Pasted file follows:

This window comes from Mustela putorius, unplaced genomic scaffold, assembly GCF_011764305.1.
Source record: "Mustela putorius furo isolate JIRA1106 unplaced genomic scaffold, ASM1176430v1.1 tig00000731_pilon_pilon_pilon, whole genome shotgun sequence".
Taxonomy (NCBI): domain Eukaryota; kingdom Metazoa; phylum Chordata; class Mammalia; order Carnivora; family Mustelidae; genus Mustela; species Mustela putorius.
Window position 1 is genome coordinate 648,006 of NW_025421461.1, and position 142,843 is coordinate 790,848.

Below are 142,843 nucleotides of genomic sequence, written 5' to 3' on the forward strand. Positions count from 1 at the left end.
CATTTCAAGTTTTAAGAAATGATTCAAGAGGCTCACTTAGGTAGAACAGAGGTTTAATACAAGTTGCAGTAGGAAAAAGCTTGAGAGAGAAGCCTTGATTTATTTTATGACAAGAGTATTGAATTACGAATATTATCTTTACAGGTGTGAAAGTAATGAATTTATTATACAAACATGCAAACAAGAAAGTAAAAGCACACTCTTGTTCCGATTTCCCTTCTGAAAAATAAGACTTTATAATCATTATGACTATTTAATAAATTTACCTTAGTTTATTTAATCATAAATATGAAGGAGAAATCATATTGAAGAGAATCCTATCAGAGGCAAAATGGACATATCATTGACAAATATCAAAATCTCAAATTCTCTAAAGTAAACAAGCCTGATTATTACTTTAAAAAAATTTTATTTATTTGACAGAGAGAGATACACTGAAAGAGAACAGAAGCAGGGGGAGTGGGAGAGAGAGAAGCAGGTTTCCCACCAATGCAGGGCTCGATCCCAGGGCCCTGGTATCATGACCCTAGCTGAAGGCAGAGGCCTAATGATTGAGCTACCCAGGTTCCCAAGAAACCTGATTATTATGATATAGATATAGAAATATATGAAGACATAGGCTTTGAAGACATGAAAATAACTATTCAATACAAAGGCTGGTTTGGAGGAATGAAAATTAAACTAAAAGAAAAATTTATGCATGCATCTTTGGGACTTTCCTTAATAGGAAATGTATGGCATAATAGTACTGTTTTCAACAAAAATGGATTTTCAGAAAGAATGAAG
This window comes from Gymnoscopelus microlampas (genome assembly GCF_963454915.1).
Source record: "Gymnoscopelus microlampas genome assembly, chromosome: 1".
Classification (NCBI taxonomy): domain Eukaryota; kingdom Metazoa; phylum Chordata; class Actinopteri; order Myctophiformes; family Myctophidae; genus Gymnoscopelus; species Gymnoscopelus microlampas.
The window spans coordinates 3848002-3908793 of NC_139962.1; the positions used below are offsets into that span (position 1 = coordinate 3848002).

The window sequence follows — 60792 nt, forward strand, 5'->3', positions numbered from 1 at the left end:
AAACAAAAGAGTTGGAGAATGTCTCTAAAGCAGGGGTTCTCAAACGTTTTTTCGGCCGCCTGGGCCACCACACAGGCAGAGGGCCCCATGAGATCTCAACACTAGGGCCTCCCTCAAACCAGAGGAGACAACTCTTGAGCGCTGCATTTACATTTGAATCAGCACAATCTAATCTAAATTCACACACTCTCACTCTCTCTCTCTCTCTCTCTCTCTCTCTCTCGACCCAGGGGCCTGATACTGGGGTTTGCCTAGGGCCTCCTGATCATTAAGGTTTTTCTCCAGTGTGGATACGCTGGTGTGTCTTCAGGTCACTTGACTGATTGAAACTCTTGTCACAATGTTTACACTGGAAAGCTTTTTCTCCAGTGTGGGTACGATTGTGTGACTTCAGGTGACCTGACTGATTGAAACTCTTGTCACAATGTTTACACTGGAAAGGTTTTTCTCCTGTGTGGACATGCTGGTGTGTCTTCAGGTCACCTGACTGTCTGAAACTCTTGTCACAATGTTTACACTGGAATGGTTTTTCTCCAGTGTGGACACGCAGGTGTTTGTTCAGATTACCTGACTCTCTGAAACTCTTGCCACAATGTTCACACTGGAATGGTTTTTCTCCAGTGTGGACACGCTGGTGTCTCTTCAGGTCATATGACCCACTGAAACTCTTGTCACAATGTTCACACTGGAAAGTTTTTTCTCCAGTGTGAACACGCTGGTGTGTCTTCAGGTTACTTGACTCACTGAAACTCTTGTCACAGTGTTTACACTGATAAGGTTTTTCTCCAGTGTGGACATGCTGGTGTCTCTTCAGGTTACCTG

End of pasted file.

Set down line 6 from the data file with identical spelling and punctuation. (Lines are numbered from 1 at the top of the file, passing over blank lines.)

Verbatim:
CATTTCAAGTTTTAAGAAATGATTCAAGAGGCTCACTTAGGTAGAACAGAGGTTTAATACAAGTTGCAGTAGGAAAAAGCTTGAGAGAGAAGCCTTGATTTATTTTATGACAAGAGTATTGAATTACGAATATTATCTTTACAGGTGTGAAAGTAATGAATTTATTATACAAACATGCAAACAAGAAAGTAAAAGCACACTCTTGTTCCGATTTCCCTTCTGAAAAATAAGACTTTATAATCATTATGACTATTTAATAAATTTACCTTAGTTTATTTAATCATAAATATGAAGGAGAAATCATATTGAAGAGAATCCTATCAGAGGCAAAATGGACATATCATTGACAAATATCAAAATCTCAAATTCTCTAAAGTAAACAAGCCTGATTATTACTTTAAAAAAATTTTATTTATTTGACAGAGAGAGATACACTGAAAGAGAACAGAAGCAGGGGGAGTGGGAGAGAGAGAAGCAGGTTTCCCACCAATGCAGGGCTCGATCCCAGGGCCCTGGTATCATGACCCTAGCTGAAGGCAGAGGCCTAATGATTGAGCTACCCAGGTTCCCAAGAAACCTGATTATTATGATATAGATATAGAAATATATGAAGACATAGGCTTTGAAGACATGAAAATAACTATTCAATACAAAGGCTGGTTTGGAGGAATGAAAATTAAACTAAAAGAAAAATTTATGCATGCATCTTTGGGACTTTCCTTAATAGGAAATGTATGGCATAATAGTACTGTTTTCAACAAAAATGGATTTTCAGAAAGAATGAAG